Suddenly, traders with stuck funds were desperately trying to obtain a fraudulent Bahamian passport and complete identity checks in the Bahamas. Some even managed to do it apparently and successfully withdrew funds. Black market prices on passports spiked and a secondary market for trapped funds emerged, with accounts trading for 15 cents on the dollar.
NFTs were being traded for entire balances in order to move the funds to an account which could still withdraw.
On the actual exchange things were just as chaotic. Traders with trapped funds were treating their accounts like paper money, trading nonsense on high leverage and dislocating markets. FTX was removed from pricing feeds to restore order elsewhere.
This was the first time in the whole saga that it became clear, it was all over for FTX.
FTX US halts withdrawals
This entire time the story had been that FTX US was a separate entity. Their funds were firewalled off from FTX international. The exchange remained open for withdrawals and appeared to be functioning properly.
This relative calm on the US side of the company instilled some faith. Surely, despite the havoc going on in the Bahamas, the US exchange was well regulated. Surely, the books were audited and no client funds could go missing in the US.
On Thursday afternoon, FTX US halted withdrawals.
Bankruptcy and the Hack
On Friday morning SBF resurfaced and announced that FTX would be put into bankruptcy. The motion was filed in the US and included FTX US. It would later be revealed that SBF had stepped down as CEO and John J Ray III, a lawyer famous for taking over Enron post-collapse, would be similarly guiding FTX through bankruptcy. Everyone breathed a sigh of relief, it was finally done.
But the fun and games weren’t over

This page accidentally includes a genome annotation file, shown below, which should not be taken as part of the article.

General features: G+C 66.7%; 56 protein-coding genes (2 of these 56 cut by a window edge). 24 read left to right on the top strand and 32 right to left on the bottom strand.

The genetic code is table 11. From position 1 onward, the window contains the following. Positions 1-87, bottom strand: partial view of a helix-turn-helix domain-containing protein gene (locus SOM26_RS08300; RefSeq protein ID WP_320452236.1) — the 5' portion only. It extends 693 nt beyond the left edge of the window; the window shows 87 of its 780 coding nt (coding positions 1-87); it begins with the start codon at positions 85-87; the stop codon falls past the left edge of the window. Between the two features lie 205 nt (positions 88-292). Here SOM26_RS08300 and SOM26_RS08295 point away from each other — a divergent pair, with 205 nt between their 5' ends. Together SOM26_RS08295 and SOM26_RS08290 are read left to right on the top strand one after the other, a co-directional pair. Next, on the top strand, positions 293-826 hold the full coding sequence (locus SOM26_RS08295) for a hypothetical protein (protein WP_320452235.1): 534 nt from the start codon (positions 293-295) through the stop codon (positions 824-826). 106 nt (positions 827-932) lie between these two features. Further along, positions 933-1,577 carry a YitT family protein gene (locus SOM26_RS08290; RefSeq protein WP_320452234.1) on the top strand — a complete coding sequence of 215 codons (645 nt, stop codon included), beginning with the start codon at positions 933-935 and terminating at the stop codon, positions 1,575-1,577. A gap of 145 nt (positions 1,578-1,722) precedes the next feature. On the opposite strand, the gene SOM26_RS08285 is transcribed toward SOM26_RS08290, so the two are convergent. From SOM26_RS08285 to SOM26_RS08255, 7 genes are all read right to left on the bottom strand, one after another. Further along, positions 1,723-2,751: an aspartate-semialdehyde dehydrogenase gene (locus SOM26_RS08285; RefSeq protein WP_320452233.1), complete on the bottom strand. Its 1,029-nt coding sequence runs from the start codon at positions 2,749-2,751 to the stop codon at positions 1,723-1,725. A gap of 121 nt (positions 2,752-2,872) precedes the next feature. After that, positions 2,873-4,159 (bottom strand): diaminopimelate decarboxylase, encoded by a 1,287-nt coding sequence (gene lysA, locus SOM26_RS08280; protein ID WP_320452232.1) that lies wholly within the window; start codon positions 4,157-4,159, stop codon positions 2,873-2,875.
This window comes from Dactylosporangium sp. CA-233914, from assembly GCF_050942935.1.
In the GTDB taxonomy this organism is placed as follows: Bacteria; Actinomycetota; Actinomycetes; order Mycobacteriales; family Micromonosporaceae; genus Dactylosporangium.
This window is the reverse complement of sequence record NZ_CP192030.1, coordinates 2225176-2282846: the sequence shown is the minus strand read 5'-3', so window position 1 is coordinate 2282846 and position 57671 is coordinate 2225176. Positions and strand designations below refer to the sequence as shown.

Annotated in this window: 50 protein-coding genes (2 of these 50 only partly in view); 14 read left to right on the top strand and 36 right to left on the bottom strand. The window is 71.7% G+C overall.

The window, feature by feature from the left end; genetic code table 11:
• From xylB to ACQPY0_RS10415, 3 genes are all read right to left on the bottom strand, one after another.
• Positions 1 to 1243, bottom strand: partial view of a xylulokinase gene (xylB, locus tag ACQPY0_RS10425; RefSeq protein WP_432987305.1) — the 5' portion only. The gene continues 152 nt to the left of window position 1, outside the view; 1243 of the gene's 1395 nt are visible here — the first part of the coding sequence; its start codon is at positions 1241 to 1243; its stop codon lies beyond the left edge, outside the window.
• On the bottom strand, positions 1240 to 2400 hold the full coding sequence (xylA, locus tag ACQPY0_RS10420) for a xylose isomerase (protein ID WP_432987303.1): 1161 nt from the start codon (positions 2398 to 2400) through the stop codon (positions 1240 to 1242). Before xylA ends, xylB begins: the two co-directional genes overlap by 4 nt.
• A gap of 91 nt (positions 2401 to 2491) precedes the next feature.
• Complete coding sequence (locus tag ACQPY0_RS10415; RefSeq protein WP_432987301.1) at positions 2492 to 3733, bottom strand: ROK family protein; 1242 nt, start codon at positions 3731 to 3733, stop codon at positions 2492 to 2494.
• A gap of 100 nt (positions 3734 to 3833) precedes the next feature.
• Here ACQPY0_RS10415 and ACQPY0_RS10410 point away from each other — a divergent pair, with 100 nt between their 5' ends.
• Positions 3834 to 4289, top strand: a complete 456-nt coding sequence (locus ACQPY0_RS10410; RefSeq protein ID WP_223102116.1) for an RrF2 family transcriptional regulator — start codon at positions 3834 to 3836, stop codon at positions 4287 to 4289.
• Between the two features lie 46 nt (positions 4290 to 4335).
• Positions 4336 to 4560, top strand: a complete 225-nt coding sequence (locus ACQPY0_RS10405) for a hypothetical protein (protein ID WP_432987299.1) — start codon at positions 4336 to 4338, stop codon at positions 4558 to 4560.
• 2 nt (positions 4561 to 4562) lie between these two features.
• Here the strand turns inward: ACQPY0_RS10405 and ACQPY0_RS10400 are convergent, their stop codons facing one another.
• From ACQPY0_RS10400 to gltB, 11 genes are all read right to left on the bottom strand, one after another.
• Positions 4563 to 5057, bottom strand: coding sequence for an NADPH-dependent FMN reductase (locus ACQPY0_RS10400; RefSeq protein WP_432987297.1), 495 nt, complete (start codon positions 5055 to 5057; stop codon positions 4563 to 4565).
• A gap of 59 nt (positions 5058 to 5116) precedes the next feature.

Shortly after the bankruptcy was announced funds started moving on-chain. A lot of funds. Over $600 million left FTX affiliated wallets, moving to fresh wallets. The speculation was that there was a hack, perhaps by an insider looking to get the last of what they could out of FTX.
It quickly became clear that there were two teams working. One appeared to have simply moved worthless tokens into storage, a plausible move by a “white hat” or good guy team seeking to preserve user funds from a compromised system.
The other team, the “black hat” team, took the vast majority of the $600 million and moved it all into Ethereum DeFi, trading other coins into Ethereum tokens and consolidating them all together. This consolidation took place across multiple blockchains and traded with reckless abandoning, losing gigantic sums on slippage along the way.
Once the dust had settled, the hacker was one of the largest individual holders of Ethereum.
We don’t quite have the full story on what happened here yet. The Bahamian authorities claim that they seized the assets, with many assuming that they are referring to the hacked funds. It seems far more likely that they are referring to the “white hat” funds only, as the “black hat” funds demonstrated much more sophistication in blockchain use that could be expected of a regulator.